On November 10th, Barry was adopted into a family home. He now has a 17-year-old brother who isn’t thrilled, at least not yet. Barry spent his first night getting into all his new people’s things, including some fly paper! Join me in wishing our dear boy a long and happy, healthy life!
August 28, 2020 started like any other day at the foster office of the Oregon Humane Society. I was there to pick up a new foster cat, Barry Manilow, a sweet brown tabby of undetermined age. Barry had come from a hording situation and was afflicted with a condition I’d never encountered before, plasma cell pododermatitis, also known as “pillow foot.” When I looked it up online, I saw photos of cats with foot pads resembling a pillow. They didn’t begin to prepare me for what I found with Barry.
Barry’s pads were swollen to the point of hugeness. The front pads were pendulous, raw and bleeding. Here is the email I wrote to the foster department the next morning:
“Poor Berry! His little foot pads are bleeding every time he takes a step, and even when he’s sitting quietly. Whatever healing scabs there were are coming off like layers of skin, leaving raw flesh. This is compounded by the fact he likes to jump on everything. What a mess! He is the sweetest boy, but I’m at a loss about the bleeding.”
Foster responded immediately, offering to take him back, but I declined. I would cope with the mess and try to keep him comfortable rather than have him go back to the shelter. His doctor suggested keeping him kenneled for the major part of the time to reduce his walking. He was happy with that, loving his bed and my big kennel with its nice window view of birds and trees. I gave him a tablet so he could watch “Bird TV” and hung ribbons and shiny things from the ceiling. When I let him out, he enjoyed being with me and exploring a larger domain. I followed him around with a damp cloth to mop up the blood.
At first, Barry was unsure what to do with his freedom. He ignored all of the toys and pretty much ignored me as well. Though he had got a reputation at the shelter for being feisty, I never saw that side of him. He was always mellow and curious in spite of his painful feet.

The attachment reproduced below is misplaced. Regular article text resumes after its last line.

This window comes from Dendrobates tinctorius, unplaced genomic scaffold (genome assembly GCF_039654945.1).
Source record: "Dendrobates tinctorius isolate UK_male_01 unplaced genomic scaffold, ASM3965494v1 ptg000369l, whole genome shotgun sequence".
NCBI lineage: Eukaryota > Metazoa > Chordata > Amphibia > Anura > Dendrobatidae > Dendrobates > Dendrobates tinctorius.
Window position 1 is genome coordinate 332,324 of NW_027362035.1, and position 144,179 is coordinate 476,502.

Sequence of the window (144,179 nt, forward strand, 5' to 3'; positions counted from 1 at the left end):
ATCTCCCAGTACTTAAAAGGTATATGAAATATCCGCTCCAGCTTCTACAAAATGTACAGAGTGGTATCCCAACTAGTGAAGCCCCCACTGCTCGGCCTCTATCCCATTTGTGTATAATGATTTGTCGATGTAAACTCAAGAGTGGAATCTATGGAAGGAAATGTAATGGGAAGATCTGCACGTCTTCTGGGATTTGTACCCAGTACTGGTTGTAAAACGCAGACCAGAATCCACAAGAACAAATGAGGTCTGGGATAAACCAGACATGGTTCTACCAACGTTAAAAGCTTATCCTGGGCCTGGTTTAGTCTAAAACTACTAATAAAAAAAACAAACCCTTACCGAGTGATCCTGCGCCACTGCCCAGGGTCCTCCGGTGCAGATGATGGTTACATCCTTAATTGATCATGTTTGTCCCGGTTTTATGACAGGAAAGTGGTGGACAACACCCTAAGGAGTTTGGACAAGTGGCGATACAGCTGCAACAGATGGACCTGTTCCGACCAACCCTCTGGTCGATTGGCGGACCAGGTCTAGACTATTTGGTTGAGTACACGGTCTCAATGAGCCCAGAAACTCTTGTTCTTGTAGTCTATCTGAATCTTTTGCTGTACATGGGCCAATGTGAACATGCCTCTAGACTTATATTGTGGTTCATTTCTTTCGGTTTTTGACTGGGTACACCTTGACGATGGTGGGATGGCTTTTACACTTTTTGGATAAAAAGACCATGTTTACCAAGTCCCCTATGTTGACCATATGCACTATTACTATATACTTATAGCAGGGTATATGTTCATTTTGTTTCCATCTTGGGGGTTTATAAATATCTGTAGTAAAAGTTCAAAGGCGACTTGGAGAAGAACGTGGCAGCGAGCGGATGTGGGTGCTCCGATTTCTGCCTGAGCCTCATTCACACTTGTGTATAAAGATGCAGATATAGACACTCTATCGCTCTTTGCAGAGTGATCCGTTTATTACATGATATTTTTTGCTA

He began coming nearer to me, especially when I rubbed his sideburns. He realized he loved being petted, and though he wasn’t ready to sit on my lap, he would come close and snuggle. Then one day he began to play with a string toy! For a cat person, there is a moment of pure joy when a sullen, hesitant cat finally finds play!
This elation was short-lived however. Barry began to lose his appetite. His pads seemed even more swollen, and he had become reluctant to walk on them, taking only a few steps before crouching down. I contacted the Foster office again, and this time they asked that I bring him in. When I dropped him off in the parking lot per pandemic protocol and said goodbye, I hoped the doctor could do something for the sweet boy who had been making so much social progress. I also hoped he would come back to me, but that didn’t happen. By the time he was ready to be in foster again, I had a trip planned, so he moved on to another foster parent.
I had Barry with me for a mere six days, but his will to thrive will remain in my heart and mind forever. In spite of terrible experiences, unending pain, and life in a hopeless situation, he was ready to change and learn. His love (and curiosity) overcame the ordeals of his past. I am so thankful to OHS for giving ones like Barry a new chance and a better life.
Barry is finally ready for adoption here in Portland Oregon. Here’s the link: https://www.oregonhumane.org/adopt/details/249214/
Read more of Barry’s story here: How OHS’s Humane Law Enforcement and Medical team came together to help a cat with a rare condition